December 2022 CPI Print

December 2022 CPI Print

Market Indexes:

We entered the week patiently awaiting the December CPI print which consensus had estimated at +6.5% year-over-year. Indexes rallied on the hopes of a deflationary number which would support the Fed to take the stance to pause on hiking rates. Friday kicked off Q4 earnings season with the banks leading the way. Fourth quarter earnings will be decent, but their guidance is where we should get a clearer picture of what is to come. The Russell 2000 small-caps and the Nasdaq 100, indexes comprised mainly of smaller, less profitable companies led the way for the week as the CPI number was in-line with consensus estimates (+6.5%) which gave hope to investors that we may only see one to two more rate hikes from the Fed.

Macro Data for the Week:

  1. CRB Commodities Index was up +4.2%
  2. Oil (WTI) bounced higher +8.3%
  3. Copper rallied +7.8%
  4. Natural Gas crashed another -7.8% for a total loss of -49.2% in the last MONTH
  5. Coffee continued down another -4.2%, crashing -22.6% in the last 3 months
  6. Lumber squeezed higher +17.2% last week for a return of -14.5% in the last 3 months
  7. Gold was up another +2.8% last week to +5.3% in the last month
  8. Silver was up another +1.6% last week to +27.4% in the last 3 months

Economic Data:

  • The Manehim Used Car Index increased 0.8% M/M in December but was down -14.9% Y/Y – the largest decline in the history of the time series

  • U.S. Redbook Weekly Retails Sales came to a screeching halt to +5.7% Y/Y for the week ending Jan 7th

    • This compares to +10.2% Y/Y in the last week of 2022 and is the lowest level in more than a year
  • The NFIB Small Business Index continued to make new lows with December coming in at 89.8, versus 91.9 in November

    • This is the 12th consecutive month below the 49-year average of 98.
    • Owners expecting better business conditions over the next six months worsened by 8 points from November to a net negative -51%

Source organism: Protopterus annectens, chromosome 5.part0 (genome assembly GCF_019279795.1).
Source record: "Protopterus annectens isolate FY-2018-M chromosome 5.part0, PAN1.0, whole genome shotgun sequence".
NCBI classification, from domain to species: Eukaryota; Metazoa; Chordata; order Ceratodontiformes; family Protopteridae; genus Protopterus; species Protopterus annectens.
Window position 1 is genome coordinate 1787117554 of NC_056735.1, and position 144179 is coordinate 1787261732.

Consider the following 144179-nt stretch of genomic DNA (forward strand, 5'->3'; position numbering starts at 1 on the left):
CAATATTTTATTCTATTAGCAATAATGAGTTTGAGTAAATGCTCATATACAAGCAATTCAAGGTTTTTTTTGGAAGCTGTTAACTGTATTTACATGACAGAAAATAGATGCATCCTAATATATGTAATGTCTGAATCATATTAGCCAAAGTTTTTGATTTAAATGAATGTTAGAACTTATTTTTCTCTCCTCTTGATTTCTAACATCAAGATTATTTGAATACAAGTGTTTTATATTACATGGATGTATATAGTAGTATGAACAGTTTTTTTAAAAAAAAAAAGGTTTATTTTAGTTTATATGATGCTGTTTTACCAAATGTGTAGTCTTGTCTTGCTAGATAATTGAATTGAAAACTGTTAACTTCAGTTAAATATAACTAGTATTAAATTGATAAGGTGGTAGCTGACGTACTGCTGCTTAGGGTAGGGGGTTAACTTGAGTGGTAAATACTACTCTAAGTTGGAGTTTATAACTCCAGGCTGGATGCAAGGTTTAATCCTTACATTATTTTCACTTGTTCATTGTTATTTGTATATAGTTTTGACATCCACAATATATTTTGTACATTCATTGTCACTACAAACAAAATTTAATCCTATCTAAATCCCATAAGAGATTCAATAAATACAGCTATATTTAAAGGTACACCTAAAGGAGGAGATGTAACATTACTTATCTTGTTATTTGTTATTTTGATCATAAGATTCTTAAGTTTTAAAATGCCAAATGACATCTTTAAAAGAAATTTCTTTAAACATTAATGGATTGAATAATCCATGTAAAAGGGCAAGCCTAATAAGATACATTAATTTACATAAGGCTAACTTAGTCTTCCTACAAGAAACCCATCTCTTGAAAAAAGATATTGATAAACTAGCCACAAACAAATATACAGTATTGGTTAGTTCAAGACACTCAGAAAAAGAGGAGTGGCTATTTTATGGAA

• The only other time this report has been lower in the last 40 years was during the depths of the Great Financials Crisis and every other time it has hit these levels, it was coincident with a recession.
  • According to Bankrate, as of December, around 46% of credit cardholders are continuing to hold a balance each month. This is up 7% from a year ago
    • This obviously speaks to the more challenging economic environment for the average consumer
  • Consensus estimates got one right – with Headline CPI decelerating to +6.5% Y/Y and Core CPI coming in at +5.7%

    • Of the major components that make up CPI, only gasoline (down -1.5% Y/Y) and used vehicles were down (-8% Y/Y)

      • Fuel Oil had a -16.6% decline M/M
    • The categories that are still seeing double digit Y/Y inflation include: food at home +10.4%, food away from home +11.8%, fuel oil +41.5%, electricity +14.3%, utility gas service +19.3% and transportation servies +14.6%
    • At roughly 1/3 of CPI, Shelter accelerating to +7.5% Y/Y was the biggest positive net contributor
    • All the while, the headline and core numbers are decelerating – this report is unlikely to alter the current fed path of continued rate hikes
  • Weekly jobless claims improved to +205k from +206k
    • Generally speaking, the labor market remains strong…..
      • with the labor market remaining historically tight and inflation running at >3x above target, there isn’t much to change the Fed’s near-term policy calculus.
  • We got a decent uptick in January’s Michigan Consumer Sentiment (a survey of Consumer Confidence in the US) at 64.6, which was up +8.2% from December’s 59.7

    • The biggest jump came in Current conditions which came in at 69.9, versus 59.4 in December -> this was up 15.5% M/M

    • 5-year inflation expectations ticked up to 3.0% from 2.9%, while 1-year inflation expectations dropped to 4.0% from 4.4%
    • This general rate of change improvement is overall positive, but it is also important to note that Michigan Consumer Sentiment remains near the lowest levels since the Great Financial Crisis and is below pandemic levels

Company Data:

We are at the beginning of earnings season in which we’ll start to get an idea of what the coming economic slowdown may entail. Earnings kicked off on Friday with four of the major banks reporting: Bank of America (BAC), JPMorgan Chase (JPM), Citigroup (C) and Wells Fargo (WFC). Consensus estimates were beaten,  but a couple takeaways from underneath the numbers is the bank CEO’s are seeing a mild recession occurring in the next 6-9 months and that the Fed may need to hike interest rates above 5% (we’re currently at 4.25%). JPMorgan and Bank of America are also posting provisions for credit losses in the amount of $2.3B (JPM) and $1.1B (BAC), which coincides with the increase in consumers keeping a balance on their credit cards month-to-month.

Earnings may be the catalyst that really jump starts the third phase of this bear market. In that case, you’ll begin to see the flight to quality in which fixed income, gold and the defensive sectors (i.e. consumer staples, healthcare, utilities) begin to outperform the overall market as they have historically.

No Comments

Sorry, the comment form is closed at this time.